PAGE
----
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[120] a barge of the enemy with Maj. F. F. Warley, a surgeon, and ten men. This firing aroused Gregg's garrison; our boats were discovered and fired upon. Thus the surprise was a failure, and the attack given up. Wagner was now in extremis, and the garrison enduring indescribable misery. A pen picture of the state of things there is given by a Southerner as follows:—
‘Each day, often from early dawn, the ‘New Ironsides’ or the monitors, sometimes all together, steamed up and delivered their terrific fire, shaking the fort to its centre. The noiseless Cohorn shells, falling vertically, searched out the secret recesses, almost invariably claiming victims. The burning sun of a Southern summer, its heat intensified by the reflection of the white sand, scorched and blistered the unprotected garrison, or the more welcome rain and storm wet them to the skin. An intolerable stench from the unearthed dead of the previous conflict, the carcasses of cavalry horses lying where they fell in the rear, and barrels of putrid meat thrown out on the beach sickened the defenders. A large and brilliantly colored fly, attracted by the feast and unseen before, inflicted wounds more painful though less dangerous than the shot of the enemy. Water was scarcer than whiskey. The food, however good when it started for its destination, by exposure, first, on the wharf in Charleston, then on the beach at Cumming's Point, being often forty-eight hours in transitu, was unfit to eat. The unventilated bombproofs, filled with smoke of lamps and smell of blood, were intolerable, so that one endured the risk of shot and shell rather than seek their shelter. The incessant din of its own artillery, as well as the bursting shell of the foe, prevented sleep. . . .’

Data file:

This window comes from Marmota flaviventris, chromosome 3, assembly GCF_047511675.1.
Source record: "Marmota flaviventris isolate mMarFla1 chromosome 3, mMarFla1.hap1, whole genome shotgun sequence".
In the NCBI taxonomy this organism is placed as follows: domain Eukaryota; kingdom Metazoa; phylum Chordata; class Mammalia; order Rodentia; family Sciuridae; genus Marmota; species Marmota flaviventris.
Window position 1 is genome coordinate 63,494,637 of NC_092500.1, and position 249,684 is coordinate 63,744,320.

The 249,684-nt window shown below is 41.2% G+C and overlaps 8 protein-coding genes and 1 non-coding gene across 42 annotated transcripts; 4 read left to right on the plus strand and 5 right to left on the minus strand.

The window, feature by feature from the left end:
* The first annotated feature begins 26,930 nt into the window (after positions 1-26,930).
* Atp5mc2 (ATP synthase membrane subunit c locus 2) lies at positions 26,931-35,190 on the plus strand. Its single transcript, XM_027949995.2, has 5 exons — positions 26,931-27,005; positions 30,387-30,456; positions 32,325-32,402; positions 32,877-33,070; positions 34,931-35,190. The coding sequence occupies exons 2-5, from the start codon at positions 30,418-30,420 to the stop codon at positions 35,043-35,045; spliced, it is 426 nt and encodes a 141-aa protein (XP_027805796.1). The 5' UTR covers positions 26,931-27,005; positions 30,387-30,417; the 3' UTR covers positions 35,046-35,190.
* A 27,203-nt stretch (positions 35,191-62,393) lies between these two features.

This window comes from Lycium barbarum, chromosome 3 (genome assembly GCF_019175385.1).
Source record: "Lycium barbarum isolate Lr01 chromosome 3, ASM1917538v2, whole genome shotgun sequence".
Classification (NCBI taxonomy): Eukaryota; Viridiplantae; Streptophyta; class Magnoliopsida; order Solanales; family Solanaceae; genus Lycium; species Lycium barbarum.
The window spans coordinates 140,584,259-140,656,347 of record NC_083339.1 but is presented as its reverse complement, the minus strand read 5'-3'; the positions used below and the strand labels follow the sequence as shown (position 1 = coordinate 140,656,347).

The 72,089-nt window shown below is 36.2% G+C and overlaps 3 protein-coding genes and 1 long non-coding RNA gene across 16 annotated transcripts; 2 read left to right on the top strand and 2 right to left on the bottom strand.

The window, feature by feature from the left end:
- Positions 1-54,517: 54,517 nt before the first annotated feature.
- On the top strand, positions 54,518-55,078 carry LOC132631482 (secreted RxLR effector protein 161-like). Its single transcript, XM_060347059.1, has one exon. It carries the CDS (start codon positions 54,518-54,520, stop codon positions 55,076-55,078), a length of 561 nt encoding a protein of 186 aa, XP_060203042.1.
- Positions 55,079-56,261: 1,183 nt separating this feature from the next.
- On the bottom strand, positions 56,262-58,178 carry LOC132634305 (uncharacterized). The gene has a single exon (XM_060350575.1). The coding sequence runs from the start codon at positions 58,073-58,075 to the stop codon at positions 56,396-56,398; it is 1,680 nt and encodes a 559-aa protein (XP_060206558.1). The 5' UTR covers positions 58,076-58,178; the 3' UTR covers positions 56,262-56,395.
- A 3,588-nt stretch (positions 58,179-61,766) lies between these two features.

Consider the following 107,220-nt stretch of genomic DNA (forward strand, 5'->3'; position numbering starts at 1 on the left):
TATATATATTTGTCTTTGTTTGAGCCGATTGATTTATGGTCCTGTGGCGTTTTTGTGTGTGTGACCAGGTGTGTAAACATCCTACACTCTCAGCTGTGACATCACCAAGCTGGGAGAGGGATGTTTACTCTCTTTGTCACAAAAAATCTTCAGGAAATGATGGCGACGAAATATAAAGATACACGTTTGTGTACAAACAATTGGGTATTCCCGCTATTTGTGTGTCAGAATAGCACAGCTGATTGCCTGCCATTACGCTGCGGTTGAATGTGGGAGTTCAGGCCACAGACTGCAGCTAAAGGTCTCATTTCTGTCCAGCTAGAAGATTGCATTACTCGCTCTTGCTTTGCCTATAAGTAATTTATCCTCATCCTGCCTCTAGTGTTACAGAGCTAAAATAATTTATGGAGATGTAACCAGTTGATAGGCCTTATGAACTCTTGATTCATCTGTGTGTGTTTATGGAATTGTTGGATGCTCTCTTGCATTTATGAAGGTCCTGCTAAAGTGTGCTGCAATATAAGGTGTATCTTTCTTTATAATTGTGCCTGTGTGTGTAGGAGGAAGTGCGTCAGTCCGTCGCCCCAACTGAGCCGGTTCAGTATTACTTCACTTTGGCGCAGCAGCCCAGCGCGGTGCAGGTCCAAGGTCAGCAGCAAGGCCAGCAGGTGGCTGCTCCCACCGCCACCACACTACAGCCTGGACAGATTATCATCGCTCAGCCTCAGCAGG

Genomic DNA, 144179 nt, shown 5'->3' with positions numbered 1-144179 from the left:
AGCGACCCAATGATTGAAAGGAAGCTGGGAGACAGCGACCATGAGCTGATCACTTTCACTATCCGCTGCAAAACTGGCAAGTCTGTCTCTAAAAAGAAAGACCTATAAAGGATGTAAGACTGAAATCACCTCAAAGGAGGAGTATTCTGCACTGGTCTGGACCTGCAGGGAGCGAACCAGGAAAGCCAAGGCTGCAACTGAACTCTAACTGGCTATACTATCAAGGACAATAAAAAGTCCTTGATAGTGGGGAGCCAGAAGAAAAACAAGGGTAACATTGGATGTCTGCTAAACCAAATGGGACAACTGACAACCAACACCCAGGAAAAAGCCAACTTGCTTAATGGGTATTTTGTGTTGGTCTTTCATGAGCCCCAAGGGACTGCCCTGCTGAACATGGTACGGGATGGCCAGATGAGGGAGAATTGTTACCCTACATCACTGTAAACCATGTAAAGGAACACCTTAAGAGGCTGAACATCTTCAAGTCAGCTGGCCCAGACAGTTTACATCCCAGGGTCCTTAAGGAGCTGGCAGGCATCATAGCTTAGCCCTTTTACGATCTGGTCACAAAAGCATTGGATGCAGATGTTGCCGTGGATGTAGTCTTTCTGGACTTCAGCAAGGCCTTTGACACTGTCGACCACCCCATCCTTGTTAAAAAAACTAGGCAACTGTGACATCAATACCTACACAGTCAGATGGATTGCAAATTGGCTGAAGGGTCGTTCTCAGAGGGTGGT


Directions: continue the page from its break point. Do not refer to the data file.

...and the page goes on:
General Beauregard on September 4 ordered Sumter's garrison reduced to one company of artillery and two of infantry under Maj. Stephen Elliott. Early on the 5th

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